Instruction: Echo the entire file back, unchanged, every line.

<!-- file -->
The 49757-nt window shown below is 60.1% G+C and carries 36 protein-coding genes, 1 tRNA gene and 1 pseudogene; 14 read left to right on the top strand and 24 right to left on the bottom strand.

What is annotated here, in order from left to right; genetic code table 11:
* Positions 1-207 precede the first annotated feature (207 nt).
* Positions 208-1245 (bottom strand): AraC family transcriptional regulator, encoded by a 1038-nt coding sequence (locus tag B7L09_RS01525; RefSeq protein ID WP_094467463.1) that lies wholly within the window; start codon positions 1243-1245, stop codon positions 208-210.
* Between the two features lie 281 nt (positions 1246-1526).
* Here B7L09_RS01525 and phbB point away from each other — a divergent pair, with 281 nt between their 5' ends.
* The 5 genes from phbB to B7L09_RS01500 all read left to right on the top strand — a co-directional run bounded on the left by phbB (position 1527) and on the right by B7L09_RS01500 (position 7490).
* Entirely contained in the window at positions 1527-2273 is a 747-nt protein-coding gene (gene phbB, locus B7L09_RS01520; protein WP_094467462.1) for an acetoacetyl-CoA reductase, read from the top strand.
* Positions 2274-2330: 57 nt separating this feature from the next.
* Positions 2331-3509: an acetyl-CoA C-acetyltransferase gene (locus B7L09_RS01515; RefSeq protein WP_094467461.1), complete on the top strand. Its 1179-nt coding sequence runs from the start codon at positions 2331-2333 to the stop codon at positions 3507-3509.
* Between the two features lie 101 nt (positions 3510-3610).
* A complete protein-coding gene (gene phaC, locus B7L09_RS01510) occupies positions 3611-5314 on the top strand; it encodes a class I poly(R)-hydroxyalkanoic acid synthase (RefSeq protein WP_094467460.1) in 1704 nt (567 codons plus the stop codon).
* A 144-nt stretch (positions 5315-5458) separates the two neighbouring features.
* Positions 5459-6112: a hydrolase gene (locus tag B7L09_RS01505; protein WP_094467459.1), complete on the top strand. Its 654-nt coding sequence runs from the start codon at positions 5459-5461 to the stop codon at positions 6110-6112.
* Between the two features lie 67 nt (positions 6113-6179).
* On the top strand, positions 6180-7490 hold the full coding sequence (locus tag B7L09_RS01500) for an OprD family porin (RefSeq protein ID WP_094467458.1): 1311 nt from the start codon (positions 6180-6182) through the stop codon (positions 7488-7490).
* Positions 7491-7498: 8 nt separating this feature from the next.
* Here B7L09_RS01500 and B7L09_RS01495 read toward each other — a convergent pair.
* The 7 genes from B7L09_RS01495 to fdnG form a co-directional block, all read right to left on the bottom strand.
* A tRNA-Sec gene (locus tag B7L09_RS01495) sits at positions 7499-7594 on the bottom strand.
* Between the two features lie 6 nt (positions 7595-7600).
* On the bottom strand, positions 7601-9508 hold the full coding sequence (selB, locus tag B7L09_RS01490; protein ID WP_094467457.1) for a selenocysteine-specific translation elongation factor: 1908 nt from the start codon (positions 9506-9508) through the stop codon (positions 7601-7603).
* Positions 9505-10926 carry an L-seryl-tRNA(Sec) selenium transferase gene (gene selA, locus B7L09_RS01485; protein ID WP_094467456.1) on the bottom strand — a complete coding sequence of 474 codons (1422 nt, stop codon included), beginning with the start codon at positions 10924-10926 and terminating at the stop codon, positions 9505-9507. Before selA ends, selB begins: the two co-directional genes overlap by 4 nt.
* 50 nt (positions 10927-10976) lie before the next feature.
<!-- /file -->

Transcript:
The 49757-nt window shown below is 60.1% G+C and carries 36 protein-coding genes, 1 tRNA gene and 1 pseudogene; 14 read left to right on the top strand and 24 right to left on the bottom strand.

What is annotated here, in order from left to right; genetic code table 11:
* Positions 1-207 precede the first annotated feature (207 nt).
* Positions 208-1245 (bottom strand): AraC family transcriptional regulator, encoded by a 1038-nt coding sequence (locus tag B7L09_RS01525; RefSeq protein ID WP_094467463.1) that lies wholly within the window; start codon positions 1243-1245, stop codon positions 208-210.
* Between the two features lie 281 nt (positions 1246-1526).
* Here B7L09_RS01525 and phbB point away from each other — a divergent pair, with 281 nt between their 5' ends.
* The 5 genes from phbB to B7L09_RS01500 all read left to right on the top strand — a co-directional run bounded on the left by phbB (position 1527) and on the right by B7L09_RS01500 (position 7490).
* Entirely contained in the window at positions 1527-2273 is a 747-nt protein-coding gene (gene phbB, locus B7L09_RS01520; protein WP_094467462.1) for an acetoacetyl-CoA reductase, read from the top strand.
* Positions 2274-2330: 57 nt separating this feature from the next.
* Positions 2331-3509: an acetyl-CoA C-acetyltransferase gene (locus B7L09_RS01515; RefSeq protein WP_094467461.1), complete on the top strand. Its 1179-nt coding sequence runs from the start codon at positions 2331-2333 to the stop codon at positions 3507-3509.
* Between the two features lie 101 nt (positions 3510-3610).
* A complete protein-coding gene (gene phaC, locus B7L09_RS01510) occupies positions 3611-5314 on the top strand; it encodes a class I poly(R)-hydroxyalkanoic acid synthase (RefSeq protein WP_094467460.1) in 1704 nt (567 codons plus the stop codon).
* A 144-nt stretch (positions 5315-5458) separates the two neighbouring features.
* Positions 5459-6112: a hydrolase gene (locus tag B7L09_RS01505; protein WP_094467459.1), complete on the top strand. Its 654-nt coding sequence runs from the start codon at positions 5459-5461 to the stop codon at positions 6110-6112.
* Between the two features lie 67 nt (positions 6113-6179).
* On the top strand, positions 6180-7490 hold the full coding sequence (locus tag B7L09_RS01500) for an OprD family porin (RefSeq protein ID WP_094467458.1): 1311 nt from the start codon (positions 6180-6182) through the stop codon (positions 7488-7490).
* Positions 7491-7498: 8 nt separating this feature from the next.
* Here B7L09_RS01500 and B7L09_RS01495 read toward each other — a convergent pair.
* The 7 genes from B7L09_RS01495 to fdnG form a co-directional block, all read right to left on the bottom strand.
* A tRNA-Sec gene (locus tag B7L09_RS01495) sits at positions 7499-7594 on the bottom strand.
* Between the two features lie 6 nt (positions 7595-7600).
* On the bottom strand, positions 7601-9508 hold the full coding sequence (selB, locus tag B7L09_RS01490; protein ID WP_094467457.1) for a selenocysteine-specific translation elongation factor: 1908 nt from the start codon (positions 9506-9508) through the stop codon (positions 7601-7603).
* Positions 9505-10926 carry an L-seryl-tRNA(Sec) selenium transferase gene (gene selA, locus B7L09_RS01485; protein ID WP_094467456.1) on the bottom strand — a complete coding sequence of 474 codons (1422 nt, stop codon included), beginning with the start codon at positions 10924-10926 and terminating at the stop codon, positions 9505-9507. Before selA ends, selB begins: the two co-directional genes overlap by 4 nt.
* 50 nt (positions 10927-10976) lie before the next feature.